Dryer or Front Load Washing Machine

The top of a dryer or front load washing machine is a perfect place for ironing clothes. One of my favorite time-saving ironing hacks is to iron clothes while still damp from the washing machine. What could be more seamless than pulling dress shirts from the washer, immediately ironing them on an ironing blanket, then hanging them to cool and finish drying on a clothes drying rack nearby. Use a magnetic covering to prevent the dangerous possibility of the covering slipping while using a hot iron.

Floor

If all else fails, try your floor. Make sure to vacuum and mop the area before ironing. Use extra caution if you’re working on a synthetic flooring material like synthetic carpet or vinyl. These materials can (and will) melt if exposed to high heat. No matter what, designate a secure, heat-resistant place to set your hot iron while you’re not using it to avoid unwanted floor damage.

Step 3: Designate a Safe Place to Rest the Hot Iron

While ironing you are going to need a safe place to set your iron in between garments. This silicone iron resting mat is heat resistant, slip resistant, and works as a safe place to rest your hot iron in the moments you aren’t using it. 

It’s Sew Emma Sew Hot Iron Rest, None
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  • It’S Sew Emma Notions Sew Hot Iron Rest- A Heavy Duty Silicone Iron Rest In A Minty Fresh Hue Allows You To Place Your Iron Plate Directly On The Surface.
  • The Generous 7”X 10.88″ Size Fits Most Home Irons And It Can Withstand Up To 500° F, 260° C.

Step 4: Master the Technique

There is one major difference between ironing on an ironing board vs. ironing on a large, flat surface. When ironing on a large, flat surface, you forgo the option to drape clothing over the nose of the ironing board and iron one layer of fabric at a time. 

Because of this, you have to make sure that the bottom layer of fabric (e.g. the back side of a skirt or pant leg) is laid perfectly flat without any wrinkles. Even the smallest wrinkle can become a big eyesore after you run over it with a hot iron, so be mindful!

Iron Alternatives

Don’t have an ironing board OR an iron? Don’t fret, there are still creative ways to release wrinkles from your clothes without either tool.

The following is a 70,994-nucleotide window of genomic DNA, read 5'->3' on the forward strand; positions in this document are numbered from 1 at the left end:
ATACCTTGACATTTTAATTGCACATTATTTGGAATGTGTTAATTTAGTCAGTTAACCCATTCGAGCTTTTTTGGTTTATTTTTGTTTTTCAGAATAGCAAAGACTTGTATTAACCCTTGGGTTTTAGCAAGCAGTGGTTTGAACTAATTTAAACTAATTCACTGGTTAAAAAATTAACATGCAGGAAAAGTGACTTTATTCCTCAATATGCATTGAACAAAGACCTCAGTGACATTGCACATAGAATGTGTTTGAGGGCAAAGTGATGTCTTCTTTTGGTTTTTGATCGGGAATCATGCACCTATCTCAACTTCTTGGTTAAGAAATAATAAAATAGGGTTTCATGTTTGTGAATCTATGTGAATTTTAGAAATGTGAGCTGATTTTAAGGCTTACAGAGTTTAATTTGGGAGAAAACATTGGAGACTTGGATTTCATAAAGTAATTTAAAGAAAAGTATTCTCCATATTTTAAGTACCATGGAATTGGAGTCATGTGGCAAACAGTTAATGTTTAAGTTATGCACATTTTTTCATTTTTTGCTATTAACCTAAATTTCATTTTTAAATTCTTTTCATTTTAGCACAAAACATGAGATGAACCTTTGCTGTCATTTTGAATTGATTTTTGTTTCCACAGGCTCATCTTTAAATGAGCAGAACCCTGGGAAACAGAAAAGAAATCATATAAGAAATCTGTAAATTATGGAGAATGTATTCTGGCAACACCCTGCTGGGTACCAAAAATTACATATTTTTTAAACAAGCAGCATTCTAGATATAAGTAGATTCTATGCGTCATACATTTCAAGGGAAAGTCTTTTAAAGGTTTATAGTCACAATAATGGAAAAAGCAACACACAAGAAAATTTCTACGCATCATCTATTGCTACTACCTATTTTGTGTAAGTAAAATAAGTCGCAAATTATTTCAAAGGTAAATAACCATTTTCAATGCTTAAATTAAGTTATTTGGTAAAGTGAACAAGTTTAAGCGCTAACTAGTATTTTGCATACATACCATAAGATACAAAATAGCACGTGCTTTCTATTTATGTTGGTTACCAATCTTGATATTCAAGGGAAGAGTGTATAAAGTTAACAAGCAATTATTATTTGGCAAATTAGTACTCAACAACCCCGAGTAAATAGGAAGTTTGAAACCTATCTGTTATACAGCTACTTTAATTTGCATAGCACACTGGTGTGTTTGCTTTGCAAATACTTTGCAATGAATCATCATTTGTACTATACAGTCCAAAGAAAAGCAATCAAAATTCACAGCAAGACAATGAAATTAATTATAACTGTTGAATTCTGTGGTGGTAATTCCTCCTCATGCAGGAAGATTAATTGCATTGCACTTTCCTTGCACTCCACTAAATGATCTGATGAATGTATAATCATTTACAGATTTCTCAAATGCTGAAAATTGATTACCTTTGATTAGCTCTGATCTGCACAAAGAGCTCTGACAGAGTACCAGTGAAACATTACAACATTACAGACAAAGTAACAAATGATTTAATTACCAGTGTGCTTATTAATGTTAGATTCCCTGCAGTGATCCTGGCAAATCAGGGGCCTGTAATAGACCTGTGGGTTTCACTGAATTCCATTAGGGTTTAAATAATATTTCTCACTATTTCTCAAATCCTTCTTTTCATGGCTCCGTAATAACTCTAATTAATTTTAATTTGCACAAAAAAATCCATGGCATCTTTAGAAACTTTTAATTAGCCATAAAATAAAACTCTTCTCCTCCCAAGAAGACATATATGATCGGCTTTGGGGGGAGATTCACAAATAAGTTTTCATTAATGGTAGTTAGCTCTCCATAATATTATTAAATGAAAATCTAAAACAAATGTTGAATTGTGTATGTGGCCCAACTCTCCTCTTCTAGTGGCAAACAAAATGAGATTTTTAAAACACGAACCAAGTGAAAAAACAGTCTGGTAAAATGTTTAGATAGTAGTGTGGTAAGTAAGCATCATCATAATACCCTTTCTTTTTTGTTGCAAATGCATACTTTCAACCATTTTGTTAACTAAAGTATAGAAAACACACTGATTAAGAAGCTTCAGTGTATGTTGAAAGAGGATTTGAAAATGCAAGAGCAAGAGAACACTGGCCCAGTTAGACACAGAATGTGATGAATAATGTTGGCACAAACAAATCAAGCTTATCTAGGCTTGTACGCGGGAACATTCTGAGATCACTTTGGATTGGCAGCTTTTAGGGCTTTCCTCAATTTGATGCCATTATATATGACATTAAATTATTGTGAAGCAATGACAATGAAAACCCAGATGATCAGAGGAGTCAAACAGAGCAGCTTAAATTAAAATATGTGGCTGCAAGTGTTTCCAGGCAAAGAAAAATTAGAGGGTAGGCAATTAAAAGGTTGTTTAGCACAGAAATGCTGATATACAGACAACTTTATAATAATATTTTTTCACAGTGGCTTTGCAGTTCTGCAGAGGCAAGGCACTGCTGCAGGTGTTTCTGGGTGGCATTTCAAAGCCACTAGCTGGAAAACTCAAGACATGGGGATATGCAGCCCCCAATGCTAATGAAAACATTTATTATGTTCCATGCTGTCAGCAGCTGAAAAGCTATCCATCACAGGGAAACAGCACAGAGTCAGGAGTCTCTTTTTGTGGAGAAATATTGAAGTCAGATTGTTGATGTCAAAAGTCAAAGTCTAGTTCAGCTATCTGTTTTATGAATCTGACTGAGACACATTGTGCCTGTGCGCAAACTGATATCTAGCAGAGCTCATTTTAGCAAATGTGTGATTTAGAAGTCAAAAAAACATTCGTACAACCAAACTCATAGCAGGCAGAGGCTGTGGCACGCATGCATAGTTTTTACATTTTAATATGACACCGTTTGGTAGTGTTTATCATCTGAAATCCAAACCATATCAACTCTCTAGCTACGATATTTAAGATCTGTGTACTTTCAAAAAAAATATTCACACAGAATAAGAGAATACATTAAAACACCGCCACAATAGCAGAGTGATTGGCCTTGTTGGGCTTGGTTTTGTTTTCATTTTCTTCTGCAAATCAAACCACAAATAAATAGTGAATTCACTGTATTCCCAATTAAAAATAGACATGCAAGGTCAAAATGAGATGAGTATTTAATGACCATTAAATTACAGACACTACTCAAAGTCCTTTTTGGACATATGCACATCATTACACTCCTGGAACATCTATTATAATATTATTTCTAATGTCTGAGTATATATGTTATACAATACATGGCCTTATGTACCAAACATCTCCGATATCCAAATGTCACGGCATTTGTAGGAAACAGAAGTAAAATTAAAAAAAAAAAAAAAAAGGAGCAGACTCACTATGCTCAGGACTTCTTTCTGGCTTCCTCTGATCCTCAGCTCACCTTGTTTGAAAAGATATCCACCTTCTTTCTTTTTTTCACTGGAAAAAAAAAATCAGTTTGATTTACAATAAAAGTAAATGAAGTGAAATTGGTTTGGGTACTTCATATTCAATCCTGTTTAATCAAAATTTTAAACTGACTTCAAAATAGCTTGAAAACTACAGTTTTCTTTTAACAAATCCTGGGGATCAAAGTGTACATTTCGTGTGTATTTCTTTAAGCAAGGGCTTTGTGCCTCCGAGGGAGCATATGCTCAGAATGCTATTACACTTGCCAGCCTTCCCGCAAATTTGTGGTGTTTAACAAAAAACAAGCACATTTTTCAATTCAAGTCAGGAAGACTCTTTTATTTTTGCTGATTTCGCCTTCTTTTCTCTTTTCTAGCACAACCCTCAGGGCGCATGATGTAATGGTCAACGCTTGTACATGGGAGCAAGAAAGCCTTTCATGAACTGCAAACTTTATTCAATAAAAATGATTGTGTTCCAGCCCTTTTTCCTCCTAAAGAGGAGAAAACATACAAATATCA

Steamer

Of course, this is the most obvious alternative. I love steaming my clothes. In fact, once I invested in a great hand held steamer, I nearly stopped ironing altogether. Steaming clothes is easy, effective, and feels less cumbersome than laying out ironing supplies. 

Hair straightener

On more than one business trip, I have used my hair straightener as a makeshift iron to release wrinkles from work skirts and blouses (a la Lauren Conrad from The Hills). This actually works pretty well so long as you’re working with clean straightener plates.

Dryer

If you have a few minutes to spare, toss your wrinkled clothes into a dryer with a damp towel. Make sure you choose a towel in a light color that has been washed and dried a few times before. The last thing you want is for lint to transfer from the towel to your outfit!

Dry on medium for 5-10 minutes then pull out your clothes and immediately shape and hang them to cool before wearing.

Wrinkle release spray

I love traveling with a wrinkle release spray. These can be shockingly effective at releasing wrinkles from lightweight fabrics like thin blouses, linen, and light cotton. I used to keep a travel sized bottle of my DIY wrinkle release spray in my work bag so I could give my work clothes a light spritz and tug before heading into the office after sitting under a seatbelt.

Bathroom steam

The classic bathroom steam trick. If you don’t have access to any option listed above, but you’re getting ready somewhere with a bathroom and hot shower then not all is lost! Hang your wrinkled clothes somewhere in the bathroom while the hot shower is running (ideally, while you’re taking a shower so as not to waste water).

Close the bathroom door and let the steam build up in the bathroom. The steam will gently loosen wrinkles from the fabric of your clothes. After getting out of the shower, give the fabric a gentle tug to help the process along. Let the clothes cool and dry in the bathroom as the steam dissipates and by the time you’re ready to go, your clothes will be ready too!